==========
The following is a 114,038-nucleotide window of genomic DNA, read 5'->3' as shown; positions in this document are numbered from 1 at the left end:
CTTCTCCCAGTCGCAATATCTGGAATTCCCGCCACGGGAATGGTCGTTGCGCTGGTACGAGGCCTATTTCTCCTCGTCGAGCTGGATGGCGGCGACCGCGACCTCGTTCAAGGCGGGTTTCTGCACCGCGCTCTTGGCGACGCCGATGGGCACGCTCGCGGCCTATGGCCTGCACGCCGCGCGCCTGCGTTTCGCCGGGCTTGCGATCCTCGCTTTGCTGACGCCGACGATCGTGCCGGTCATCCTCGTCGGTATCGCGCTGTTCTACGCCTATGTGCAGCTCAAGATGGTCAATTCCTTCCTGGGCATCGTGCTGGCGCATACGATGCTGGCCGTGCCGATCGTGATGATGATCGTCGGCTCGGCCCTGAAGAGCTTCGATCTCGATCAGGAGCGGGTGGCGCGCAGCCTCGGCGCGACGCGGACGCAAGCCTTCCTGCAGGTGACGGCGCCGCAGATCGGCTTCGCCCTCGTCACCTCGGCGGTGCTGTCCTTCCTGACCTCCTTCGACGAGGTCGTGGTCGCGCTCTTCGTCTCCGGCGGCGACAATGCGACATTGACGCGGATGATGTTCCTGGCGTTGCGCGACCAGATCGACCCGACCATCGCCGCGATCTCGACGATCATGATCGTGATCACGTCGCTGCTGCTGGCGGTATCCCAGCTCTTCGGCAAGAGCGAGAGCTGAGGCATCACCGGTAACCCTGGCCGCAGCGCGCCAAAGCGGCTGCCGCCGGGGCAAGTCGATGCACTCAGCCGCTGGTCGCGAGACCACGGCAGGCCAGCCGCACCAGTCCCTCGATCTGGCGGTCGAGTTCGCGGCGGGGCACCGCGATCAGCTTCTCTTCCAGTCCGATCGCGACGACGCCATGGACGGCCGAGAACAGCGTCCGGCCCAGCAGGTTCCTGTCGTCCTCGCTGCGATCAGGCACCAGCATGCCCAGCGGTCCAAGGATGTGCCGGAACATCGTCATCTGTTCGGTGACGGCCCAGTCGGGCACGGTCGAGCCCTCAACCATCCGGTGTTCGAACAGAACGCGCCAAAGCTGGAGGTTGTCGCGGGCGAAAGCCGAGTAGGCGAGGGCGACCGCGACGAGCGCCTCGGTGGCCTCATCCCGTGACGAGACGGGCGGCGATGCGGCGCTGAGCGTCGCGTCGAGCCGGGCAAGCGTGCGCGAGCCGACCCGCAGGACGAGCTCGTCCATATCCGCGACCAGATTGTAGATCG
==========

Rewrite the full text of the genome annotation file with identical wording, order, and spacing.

The following is a 114,038-nucleotide window of genomic DNA, read 5'->3' as shown; positions in this document are numbered from 1 at the left end:
CTTCTCCCAGTCGCAATATCTGGAATTCCCGCCACGGGAATGGTCGTTGCGCTGGTACGAGGCCTATTTCTCCTCGTCGAGCTGGATGGCGGCGACCGCGACCTCGTTCAAGGCGGGTTTCTGCACCGCGCTCTTGGCGACGCCGATGGGCACGCTCGCGGCCTATGGCCTGCACGCCGCGCGCCTGCGTTTCGCCGGGCTTGCGATCCTCGCTTTGCTGACGCCGACGATCGTGCCGGTCATCCTCGTCGGTATCGCGCTGTTCTACGCCTATGTGCAGCTCAAGATGGTCAATTCCTTCCTGGGCATCGTGCTGGCGCATACGATGCTGGCCGTGCCGATCGTGATGATGATCGTCGGCTCGGCCCTGAAGAGCTTCGATCTCGATCAGGAGCGGGTGGCGCGCAGCCTCGGCGCGACGCGGACGCAAGCCTTCCTGCAGGTGACGGCGCCGCAGATCGGCTTCGCCCTCGTCACCTCGGCGGTGCTGTCCTTCCTGACCTCCTTCGACGAGGTCGTGGTCGCGCTCTTCGTCTCCGGCGGCGACAATGCGACATTGACGCGGATGATGTTCCTGGCGTTGCGCGACCAGATCGACCCGACCATCGCCGCGATCTCGACGATCATGATCGTGATCACGTCGCTGCTGCTGGCGGTATCCCAGCTCTTCGGCAAGAGCGAGAGCTGAGGCATCACCGGTAACCCTGGCCGCAGCGCGCCAAAGCGGCTGCCGCCGGGGCAAGTCGATGCACTCAGCCGCTGGTCGCGAGACCACGGCAGGCCAGCCGCACCAGTCCCTCGATCTGGCGGTCGAGTTCGCGGCGGGGCACCGCGATCAGCTTCTCTTCCAGTCCGATCGCGACGACGCCATGGACGGCCGAGAACAGCGTCCGGCCCAGCAGGTTCCTGTCGTCCTCGCTGCGATCAGGCACCAGCATGCCCAGCGGTCCAAGGATGTGCCGGAACATCGTCATCTGTTCGGTGACGGCCCAGTCGGGCACGGTCGAGCCCTCAACCATCCGGTGTTCGAACAGAACGCGCCAAAGCTGGAGGTTGTCGCGGGCGAAAGCCGAGTAGGCGAGGGCGACCGCGACGAGCGCCTCGGTGGCCTCATCCCGTGACGAGACGGGCGGCGATGCGGCGCTGAGCGTCGCGTCGAGCCGGGCAAGCGTGCGCGAGCCGACCCGCAGGACGAGCTCGTCCATATCCGCGACCAGATTGTAGATCG